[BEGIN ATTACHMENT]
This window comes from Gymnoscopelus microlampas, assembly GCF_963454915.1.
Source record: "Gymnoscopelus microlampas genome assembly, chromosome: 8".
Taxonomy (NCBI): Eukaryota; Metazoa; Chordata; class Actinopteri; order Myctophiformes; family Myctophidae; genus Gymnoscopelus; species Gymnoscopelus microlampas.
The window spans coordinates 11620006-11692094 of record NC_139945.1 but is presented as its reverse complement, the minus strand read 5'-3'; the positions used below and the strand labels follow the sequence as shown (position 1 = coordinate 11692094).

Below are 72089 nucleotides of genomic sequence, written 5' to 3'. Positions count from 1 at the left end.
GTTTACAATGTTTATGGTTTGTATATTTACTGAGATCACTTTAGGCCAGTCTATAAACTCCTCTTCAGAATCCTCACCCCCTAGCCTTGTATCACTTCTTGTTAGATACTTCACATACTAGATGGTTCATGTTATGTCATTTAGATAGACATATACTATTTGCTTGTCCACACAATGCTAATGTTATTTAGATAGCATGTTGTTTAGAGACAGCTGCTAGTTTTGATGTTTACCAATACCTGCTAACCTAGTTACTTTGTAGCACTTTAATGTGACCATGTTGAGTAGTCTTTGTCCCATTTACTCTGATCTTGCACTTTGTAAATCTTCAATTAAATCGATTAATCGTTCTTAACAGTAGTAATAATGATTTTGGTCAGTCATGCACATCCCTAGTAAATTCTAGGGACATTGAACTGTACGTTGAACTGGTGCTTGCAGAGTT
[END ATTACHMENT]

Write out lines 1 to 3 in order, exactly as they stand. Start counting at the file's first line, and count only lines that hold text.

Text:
This window comes from Gymnoscopelus microlampas, assembly GCF_963454915.1.
Source record: "Gymnoscopelus microlampas genome assembly, chromosome: 8".
Taxonomy (NCBI): Eukaryota; Metazoa; Chordata; class Actinopteri; order Myctophiformes; family Myctophidae; genus Gymnoscopelus; species Gymnoscopelus microlampas.